Data_Sheet_1_Education and Research: A Symbiosis to Better Understand a Novel Coral Disease.PDF (111.7 kB)
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Data_Sheet_1_Education and Research: A Symbiosis to Better Understand a Novel Coral Disease.PDF

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posted on 24.05.2021, 05:37 by Deanna M. Soper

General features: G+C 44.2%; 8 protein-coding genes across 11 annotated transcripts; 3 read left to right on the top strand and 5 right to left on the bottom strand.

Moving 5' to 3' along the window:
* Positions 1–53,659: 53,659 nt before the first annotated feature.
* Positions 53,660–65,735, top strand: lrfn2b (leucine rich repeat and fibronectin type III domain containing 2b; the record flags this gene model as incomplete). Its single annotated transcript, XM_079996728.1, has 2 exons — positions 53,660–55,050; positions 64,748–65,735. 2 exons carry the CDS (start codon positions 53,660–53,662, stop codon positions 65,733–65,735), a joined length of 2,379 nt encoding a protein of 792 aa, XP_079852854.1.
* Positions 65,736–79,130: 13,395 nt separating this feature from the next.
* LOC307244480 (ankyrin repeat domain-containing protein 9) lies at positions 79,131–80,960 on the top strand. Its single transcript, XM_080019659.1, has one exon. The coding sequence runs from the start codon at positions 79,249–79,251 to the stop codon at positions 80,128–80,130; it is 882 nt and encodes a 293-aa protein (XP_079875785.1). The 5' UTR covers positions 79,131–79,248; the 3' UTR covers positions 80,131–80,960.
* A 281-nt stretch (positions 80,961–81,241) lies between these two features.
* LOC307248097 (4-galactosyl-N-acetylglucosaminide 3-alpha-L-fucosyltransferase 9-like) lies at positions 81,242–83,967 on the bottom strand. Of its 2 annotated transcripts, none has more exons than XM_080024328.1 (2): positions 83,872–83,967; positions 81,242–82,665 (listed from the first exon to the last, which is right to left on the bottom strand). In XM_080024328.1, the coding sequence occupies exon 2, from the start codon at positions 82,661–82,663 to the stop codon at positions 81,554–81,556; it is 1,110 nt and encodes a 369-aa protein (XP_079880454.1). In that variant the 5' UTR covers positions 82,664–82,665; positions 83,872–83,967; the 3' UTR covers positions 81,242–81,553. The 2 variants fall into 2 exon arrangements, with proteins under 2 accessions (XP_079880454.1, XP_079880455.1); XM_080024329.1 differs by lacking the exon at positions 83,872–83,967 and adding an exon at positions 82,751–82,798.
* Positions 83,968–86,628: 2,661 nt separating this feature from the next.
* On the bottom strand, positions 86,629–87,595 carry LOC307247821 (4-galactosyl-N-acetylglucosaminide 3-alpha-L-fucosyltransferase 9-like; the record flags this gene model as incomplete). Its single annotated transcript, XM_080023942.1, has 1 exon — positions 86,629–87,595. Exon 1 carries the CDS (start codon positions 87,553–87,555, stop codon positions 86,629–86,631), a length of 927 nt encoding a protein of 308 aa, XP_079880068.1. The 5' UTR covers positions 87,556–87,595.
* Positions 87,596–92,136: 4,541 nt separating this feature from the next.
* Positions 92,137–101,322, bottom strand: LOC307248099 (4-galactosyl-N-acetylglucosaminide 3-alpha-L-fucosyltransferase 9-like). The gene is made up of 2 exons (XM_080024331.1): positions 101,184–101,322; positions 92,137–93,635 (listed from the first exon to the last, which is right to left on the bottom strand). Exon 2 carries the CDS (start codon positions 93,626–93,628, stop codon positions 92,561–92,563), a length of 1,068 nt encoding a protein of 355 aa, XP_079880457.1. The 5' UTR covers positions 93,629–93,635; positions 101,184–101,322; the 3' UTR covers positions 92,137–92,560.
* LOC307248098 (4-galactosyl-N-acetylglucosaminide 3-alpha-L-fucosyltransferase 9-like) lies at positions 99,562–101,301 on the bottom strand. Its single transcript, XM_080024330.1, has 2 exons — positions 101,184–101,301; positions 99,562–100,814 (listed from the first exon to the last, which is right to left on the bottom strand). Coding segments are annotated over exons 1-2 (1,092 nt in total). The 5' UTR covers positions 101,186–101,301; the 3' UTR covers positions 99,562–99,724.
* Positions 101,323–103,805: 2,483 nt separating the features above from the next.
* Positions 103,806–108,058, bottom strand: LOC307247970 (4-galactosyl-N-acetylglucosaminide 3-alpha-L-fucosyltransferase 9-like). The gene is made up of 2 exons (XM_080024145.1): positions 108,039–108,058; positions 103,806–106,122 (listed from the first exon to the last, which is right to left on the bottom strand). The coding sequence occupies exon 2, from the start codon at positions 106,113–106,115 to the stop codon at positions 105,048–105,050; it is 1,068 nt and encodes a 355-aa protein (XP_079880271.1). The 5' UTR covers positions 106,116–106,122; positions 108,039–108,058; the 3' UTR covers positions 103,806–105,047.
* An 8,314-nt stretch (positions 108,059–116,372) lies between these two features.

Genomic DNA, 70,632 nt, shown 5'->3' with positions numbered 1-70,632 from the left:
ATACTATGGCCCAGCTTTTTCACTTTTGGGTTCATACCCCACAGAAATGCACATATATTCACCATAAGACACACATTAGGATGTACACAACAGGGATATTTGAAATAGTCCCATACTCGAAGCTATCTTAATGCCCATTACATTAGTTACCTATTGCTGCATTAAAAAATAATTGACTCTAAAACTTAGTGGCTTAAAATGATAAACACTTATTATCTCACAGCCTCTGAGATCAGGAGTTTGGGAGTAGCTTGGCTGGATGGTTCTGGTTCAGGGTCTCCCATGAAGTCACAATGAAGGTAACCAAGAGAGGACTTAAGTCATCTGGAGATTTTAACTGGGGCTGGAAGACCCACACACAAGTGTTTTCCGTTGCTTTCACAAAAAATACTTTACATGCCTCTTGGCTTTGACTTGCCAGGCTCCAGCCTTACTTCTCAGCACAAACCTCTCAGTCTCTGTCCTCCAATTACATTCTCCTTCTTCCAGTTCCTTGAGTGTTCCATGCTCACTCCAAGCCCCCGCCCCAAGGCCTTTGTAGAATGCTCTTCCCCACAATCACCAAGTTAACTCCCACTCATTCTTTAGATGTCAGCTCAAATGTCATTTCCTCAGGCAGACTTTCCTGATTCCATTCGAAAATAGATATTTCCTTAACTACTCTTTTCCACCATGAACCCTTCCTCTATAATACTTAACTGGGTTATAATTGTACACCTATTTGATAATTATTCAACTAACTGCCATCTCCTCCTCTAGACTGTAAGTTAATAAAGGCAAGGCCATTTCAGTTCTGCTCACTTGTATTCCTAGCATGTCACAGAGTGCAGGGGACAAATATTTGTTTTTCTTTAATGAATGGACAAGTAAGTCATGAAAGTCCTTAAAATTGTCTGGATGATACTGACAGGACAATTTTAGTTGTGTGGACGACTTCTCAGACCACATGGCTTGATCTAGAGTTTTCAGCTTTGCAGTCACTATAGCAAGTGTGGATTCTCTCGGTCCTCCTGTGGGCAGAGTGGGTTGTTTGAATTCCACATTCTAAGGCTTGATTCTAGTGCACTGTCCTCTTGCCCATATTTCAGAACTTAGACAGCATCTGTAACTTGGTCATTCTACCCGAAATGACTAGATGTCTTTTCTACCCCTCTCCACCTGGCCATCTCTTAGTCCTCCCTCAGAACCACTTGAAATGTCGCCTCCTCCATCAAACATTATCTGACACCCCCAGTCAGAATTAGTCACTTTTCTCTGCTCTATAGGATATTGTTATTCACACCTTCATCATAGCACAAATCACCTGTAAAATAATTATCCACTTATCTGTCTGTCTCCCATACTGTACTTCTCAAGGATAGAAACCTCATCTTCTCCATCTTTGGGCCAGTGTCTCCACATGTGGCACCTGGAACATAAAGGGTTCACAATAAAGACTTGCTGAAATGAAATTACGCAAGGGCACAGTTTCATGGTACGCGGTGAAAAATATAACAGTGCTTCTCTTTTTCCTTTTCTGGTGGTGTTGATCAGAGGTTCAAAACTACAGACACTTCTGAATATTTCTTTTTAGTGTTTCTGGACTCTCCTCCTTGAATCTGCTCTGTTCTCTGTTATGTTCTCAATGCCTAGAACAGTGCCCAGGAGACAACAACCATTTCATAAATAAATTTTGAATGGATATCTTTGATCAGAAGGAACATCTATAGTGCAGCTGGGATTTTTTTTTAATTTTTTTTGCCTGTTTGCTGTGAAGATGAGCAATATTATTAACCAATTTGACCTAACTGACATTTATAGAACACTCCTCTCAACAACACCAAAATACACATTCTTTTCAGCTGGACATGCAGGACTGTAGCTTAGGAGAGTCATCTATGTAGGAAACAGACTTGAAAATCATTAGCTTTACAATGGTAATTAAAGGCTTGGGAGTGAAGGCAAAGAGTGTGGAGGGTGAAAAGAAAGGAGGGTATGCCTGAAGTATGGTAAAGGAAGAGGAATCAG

Ongoing ecological events, such as new and emerging diseases, provide an important platform for education and research. Field courses and undergraduate research projects can be critical to assisting students with learning scientific skills and career discernment as these experiences provide more one-on-one instruction and an immersive learning environment. A novel coral disease called “Stony Coral Tissue Loss Disease” (SCTLD) provided one such opportunity. SCTLD is characterized by rapid progression with entire coral heads dying within 2–3 weeks after initial observation of the onset of symptoms. At a wider geographic scale, the disease has migrated with extreme velocity and has now been documented across the Caribbean from as far North as the Southeast Florida Reef Tract, as far South as St. Lucia, and as far West as Honduras and Belize. Here, I summarize what is currently known about SCTLD and document an educational field course that involved eight undergraduate students with visits to multiple locations along the Florida Keys Reef Tract during the disease progression in March 2019. Students were able to observe sites where SCTLD had been present for over 2 years and sites where the disease was only just emerging for observational comparison. Student educational outcomes from field trips and activities will be discussed. Current research and educational activities can interact to enhance each other, creating a positive feedback loop. Future directions for research, educational opportunities, and their interaction to accelerate understanding of this novel disease are discussed.

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